By Paul Gardner
Trying to read any logic -- particularly soccer logic -- into any of the decisions made by ESPN regarding its soccer coverage is barely worth the bother.
Because there is no one at ESPN’s executive level who can tell a hand-ball from a drop-ball or possesses the remotest idea what good soccer, or bad soccer, looks like.
We’ve been forced for several years now, to put up with the clueless machinations of Jed Drake, who is ensconced as ESPN’s resident soccer genius. The man who believes that a soccer commentary, to have validity, must be delivered in British accents -- any old Brit accent will do, even if it’s barely understandable.
That is what passes for soccer knowledge in the world of Jed Drake. It means, of course, that American play-by-play announcers are not given a chance on ESPN. They are written off as soon as they open their mouths.
Throughout ESPN’s month-long award-winning coverage of World Cup 2010 (the awards came, surely, for documentary coverage of host nation South Africa -- certainly not for the soccer side of things) ESPN gave us seven announcers. Six of them were Brits, who made mistakes -- sometimes appallingly bad ones -- and regularly mispronounced the foreign names.
One commentator was American -- John Harkes. He was, at least, on a par with the Brits. He has continued to work games for ESPN – U.S. national team games, and MLS games. He did MLS Cup just two days ago. Now we get the news that he is out, to be replaced by Taylor Twellman.
Why? Who knows -- as I said, it’s pointless to search for reasons. Firstly because ESPN will offer only incoherence in reply, and secondly because that’s television. Announcers are instantly disposable. We’ve seen Ty Keough come and go, the same for Eric Wynalda and now it’s Harkes’ turn. Yes, I’m sorry to see Harkes go -- but I do not feel sorry for him. He was in a job where insecurity was part of the deal, and he must have known this.
For me, Harkes was doing a good job. I felt he improved almost game by game, coming over as more authoritative as he gained confidence, becoming less talkative but more informative. His soccer judgments were not always the ones I wanted to hear, but -- other than in my feeling that he was too ready to excuse rough play -- I had no major problems with his analyses.
There cannot have been anything wrong with Harkes’ on-screen appearance or persona. Good looks, youth, ready smile. It seems more than likely that Harkes has lost out on those qualities -- not that Twellman necessarily does better in the charisma department, but simply that he is fresher -- a new face, a new voice.
There is one point, though, on which I think Harkes is entitled to feel hard done by. Listening to him and Ian Darke during MLS Cup, I was yet again struck by just how awkward and ill-informed Darke looks and sounds in this role of an instant expert on American soccer.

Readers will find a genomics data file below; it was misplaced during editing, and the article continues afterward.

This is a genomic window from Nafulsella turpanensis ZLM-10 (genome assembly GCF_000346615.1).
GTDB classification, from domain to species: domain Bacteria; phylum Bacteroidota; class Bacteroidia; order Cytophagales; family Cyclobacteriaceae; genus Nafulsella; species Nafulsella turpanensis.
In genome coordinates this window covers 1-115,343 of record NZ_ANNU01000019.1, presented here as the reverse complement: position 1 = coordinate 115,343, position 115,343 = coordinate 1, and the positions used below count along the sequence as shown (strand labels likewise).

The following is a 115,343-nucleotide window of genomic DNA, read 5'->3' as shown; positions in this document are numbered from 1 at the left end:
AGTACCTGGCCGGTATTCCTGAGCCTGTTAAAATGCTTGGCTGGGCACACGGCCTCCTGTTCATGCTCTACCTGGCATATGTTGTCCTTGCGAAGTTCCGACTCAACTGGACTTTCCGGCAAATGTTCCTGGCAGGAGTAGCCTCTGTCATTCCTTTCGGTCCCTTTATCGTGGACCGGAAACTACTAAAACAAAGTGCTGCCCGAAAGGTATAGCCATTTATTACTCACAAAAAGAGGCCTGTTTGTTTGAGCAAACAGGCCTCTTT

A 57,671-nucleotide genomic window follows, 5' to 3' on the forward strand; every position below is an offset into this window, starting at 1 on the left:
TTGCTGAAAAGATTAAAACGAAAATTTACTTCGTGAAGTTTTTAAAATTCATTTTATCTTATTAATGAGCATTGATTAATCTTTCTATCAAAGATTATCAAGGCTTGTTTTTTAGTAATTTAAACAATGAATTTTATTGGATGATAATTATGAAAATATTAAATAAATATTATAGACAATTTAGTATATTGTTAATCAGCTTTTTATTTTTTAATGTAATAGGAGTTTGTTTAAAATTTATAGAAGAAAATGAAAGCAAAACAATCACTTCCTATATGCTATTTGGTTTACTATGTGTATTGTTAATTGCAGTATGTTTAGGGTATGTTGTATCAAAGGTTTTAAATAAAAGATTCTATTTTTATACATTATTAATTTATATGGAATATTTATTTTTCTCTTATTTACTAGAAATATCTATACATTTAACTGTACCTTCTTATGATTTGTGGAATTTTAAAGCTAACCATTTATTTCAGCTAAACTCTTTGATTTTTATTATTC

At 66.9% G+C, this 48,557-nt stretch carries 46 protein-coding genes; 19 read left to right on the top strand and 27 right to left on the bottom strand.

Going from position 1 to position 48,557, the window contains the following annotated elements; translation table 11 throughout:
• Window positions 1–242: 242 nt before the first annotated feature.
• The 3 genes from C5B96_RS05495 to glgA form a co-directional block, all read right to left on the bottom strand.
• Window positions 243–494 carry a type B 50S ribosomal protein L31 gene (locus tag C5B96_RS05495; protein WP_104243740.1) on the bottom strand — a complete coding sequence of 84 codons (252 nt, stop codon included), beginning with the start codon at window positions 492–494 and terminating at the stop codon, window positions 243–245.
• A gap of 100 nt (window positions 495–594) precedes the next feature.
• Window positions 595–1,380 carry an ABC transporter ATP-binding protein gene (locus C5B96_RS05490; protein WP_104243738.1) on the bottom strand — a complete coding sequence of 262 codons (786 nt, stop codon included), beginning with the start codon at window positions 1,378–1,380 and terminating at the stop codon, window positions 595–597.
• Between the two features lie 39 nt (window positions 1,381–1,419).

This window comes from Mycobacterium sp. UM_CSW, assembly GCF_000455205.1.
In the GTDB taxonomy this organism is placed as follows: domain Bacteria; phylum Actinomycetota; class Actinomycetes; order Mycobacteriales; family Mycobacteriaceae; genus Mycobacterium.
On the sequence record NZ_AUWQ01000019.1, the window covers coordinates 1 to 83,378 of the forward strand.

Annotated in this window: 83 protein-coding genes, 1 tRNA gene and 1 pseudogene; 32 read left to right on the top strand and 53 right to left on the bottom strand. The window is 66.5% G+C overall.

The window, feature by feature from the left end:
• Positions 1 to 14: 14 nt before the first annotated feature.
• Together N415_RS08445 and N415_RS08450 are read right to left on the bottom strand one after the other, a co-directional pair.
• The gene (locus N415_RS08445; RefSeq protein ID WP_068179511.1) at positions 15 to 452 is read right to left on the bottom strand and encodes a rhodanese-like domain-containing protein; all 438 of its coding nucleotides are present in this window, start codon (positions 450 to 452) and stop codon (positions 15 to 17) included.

Darke knew about David Beckham of course, and Robbie Keane, and Landon Donovan -- but for the other players (and that meant allof the Dynamo team) you could almost hear the pages rustling as he read off the stats and corny background info provided for him.
That is something that ought to cause considerable embarrassment at the ESPN headquarters. It is, for a start, simply inconceivable that such a state of affairs -- an “expert” without an in-depth knowledge of his sport -- would be allowed to continue for very long if it arose in football or basketball.
But does anyone at ESPN pay attention to what happens during soccer telecasts? On Sunday MLS -- and presumably ESPN -- got the final that they wanted, the Galaxy playing at its home stadium, a sellout crowd, a prime-time slot and, whoopee, David Beckham! The ratings were, if not actually derisory, certainly poor. Could ESPN’s presentation have anything to do with those low figures?
No one is going to blame Darke for accepting the job -- but he had to know that it is one for which he is poorly prepared. It should not be asking too much of him, then, to make some adjustments for an American audience. He knows that the sport is called soccer in this country. But he uses the term football. He also has to know that we refer to “the Galaxy” and “the Dynamo,” yet he sticks with the English usage, which drops the definite articles.
To that unwillingness to change anything, add a ponderous sledge-hammer wit -- and you have the reason why I think Harkes may feel aggrieved. Because if either of the Harkesy-Darkesy duo deserved to get canned it was surely Darke.
Twellman has very little experience as a television announcer. So there will be the usual learning-on-the-job glitches and gaucheries -- I recall a telecast earlier this season that had Twellman crowing “I told you!” like a 12-year-old when a banal prediction he had made appeared to come true.
I doubt whether Twellman will give us anything better than Harkes. Different, yes -- and there may be one positive note there, for Twellman was a forward, and we don’t too often get a sympathetic presentation of the attacker’s point of view on our telecasts.
But Twellman, like all forwards -- and like Keough and Wynalda and Harkes before him -- had better watch his back.